Ever since they were discovered in 1962, quasars have intrigued astronomers for being the size of solar systems, but brighter than a hundred galaxies. Astronomers have theorized that only supermassive black holes, lurking at their center, are dense and powerful enough to keep such relatively small objects glowing as brightly as they do, but solid evidence was lacking. This week, however, astronomers presented the strongest evidence yet that black holes do indeed power quasars.
Because quasars lie billions of light-years from Earth, even the most advanced telescopes have not been able to probe them in much detail. Theorists think they are fountains of radiation streaming from disks of matter that heat up to many millions of degrees as they spiral in toward black holes, and preliminary data have supported this assumption. Astronomers Xinyu Dai and Christopher Kochanek, both of Ohio State University in Columbus, thought that a principle known as gravitational lensing might help shed more light on quasars. Gravitational lensing occurs when massive objects such as galaxies bend and focus incoming light from more distant quasars, acting like giant magnifying glasses and making it easier for astronomers to study them.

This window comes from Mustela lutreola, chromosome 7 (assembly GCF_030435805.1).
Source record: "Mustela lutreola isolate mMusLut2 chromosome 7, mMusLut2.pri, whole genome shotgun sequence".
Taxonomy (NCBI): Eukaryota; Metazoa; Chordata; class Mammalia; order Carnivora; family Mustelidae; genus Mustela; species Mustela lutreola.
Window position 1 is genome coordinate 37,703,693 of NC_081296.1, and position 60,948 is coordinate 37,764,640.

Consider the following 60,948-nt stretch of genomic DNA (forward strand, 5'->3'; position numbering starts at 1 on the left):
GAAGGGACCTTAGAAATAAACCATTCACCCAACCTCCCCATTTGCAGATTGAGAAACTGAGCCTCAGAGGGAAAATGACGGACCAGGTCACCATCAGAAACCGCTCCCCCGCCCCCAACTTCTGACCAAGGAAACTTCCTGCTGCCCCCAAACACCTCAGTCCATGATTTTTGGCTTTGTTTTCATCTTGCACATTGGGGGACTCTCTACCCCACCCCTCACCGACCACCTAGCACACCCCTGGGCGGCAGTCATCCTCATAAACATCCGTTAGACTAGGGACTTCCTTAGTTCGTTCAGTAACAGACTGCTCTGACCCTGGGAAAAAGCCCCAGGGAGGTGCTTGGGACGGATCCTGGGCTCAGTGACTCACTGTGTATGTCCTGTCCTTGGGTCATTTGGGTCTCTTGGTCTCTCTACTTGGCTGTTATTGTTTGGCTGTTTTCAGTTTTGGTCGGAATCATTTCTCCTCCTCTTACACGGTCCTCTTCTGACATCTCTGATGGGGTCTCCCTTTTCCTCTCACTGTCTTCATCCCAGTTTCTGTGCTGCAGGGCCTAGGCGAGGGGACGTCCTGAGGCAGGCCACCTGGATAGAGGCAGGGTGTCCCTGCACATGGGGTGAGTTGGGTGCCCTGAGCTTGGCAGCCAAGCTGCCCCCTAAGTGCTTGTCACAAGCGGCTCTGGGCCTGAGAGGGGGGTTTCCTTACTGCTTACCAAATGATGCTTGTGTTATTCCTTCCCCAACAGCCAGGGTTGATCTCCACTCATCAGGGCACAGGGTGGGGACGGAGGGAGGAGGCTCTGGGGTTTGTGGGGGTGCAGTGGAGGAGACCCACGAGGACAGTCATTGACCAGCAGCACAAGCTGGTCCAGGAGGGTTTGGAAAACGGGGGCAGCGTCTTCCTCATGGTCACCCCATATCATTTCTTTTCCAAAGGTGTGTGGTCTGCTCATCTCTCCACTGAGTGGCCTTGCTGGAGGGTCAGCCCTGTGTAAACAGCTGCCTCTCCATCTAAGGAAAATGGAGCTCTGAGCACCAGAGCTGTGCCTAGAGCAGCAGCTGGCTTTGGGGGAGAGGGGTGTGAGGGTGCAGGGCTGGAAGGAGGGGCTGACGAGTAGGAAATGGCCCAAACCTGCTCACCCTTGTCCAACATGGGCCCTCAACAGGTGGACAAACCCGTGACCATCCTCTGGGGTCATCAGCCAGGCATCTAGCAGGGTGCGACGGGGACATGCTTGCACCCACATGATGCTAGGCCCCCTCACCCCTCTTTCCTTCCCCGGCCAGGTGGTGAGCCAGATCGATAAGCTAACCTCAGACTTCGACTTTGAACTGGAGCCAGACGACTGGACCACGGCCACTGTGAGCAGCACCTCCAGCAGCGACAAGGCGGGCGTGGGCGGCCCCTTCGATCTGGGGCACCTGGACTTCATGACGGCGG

In a session yesterday at the American Astronomical Society meeting in San Francisco, California, Xinyu described how he and Kochanek used gravitational lensing to detect the presence of supermassive black holes by comparing both optical and x-ray images of two quasars. Over months, they gathered data for an hour a night first using SMARTS, the Small and Medium Aperture Research Telescope System, and then from the orbiting Chandra X-ray Observatory accessed at the Harvard Smithsonian Center for Astrophysics in Cambridge, Massachusetts. The combined data revealed unmistakable signatures of supermassives at work. The most energetic wavelengths of radiation appeared closest to the center of the quasars--the place where, if the models were correct, matter was being ripped apart most violently.
"We all fully expected that the source of the x-ray light comes from closer to the black hole, while the source of the optical light comes from much farther out, and that's what they see quite nicely in their lensing result," says astrophysicist Chris Reynolds of the University of Maryland, College Park. Reynolds called the technique used by Xinyu and Kochanek clever because of the way it allows a different view inside the super bright objects. "We can imagine making maps of where the light comes from around the black holes powering quasars, and this is the first step down that road."
For now, even a glimpse will give astronomers a big boost in understanding what is going on. "There are many models that try to describe what's happening inside a quasar," Xinyu says. "Before, none of them could be ruled out--now some of them can."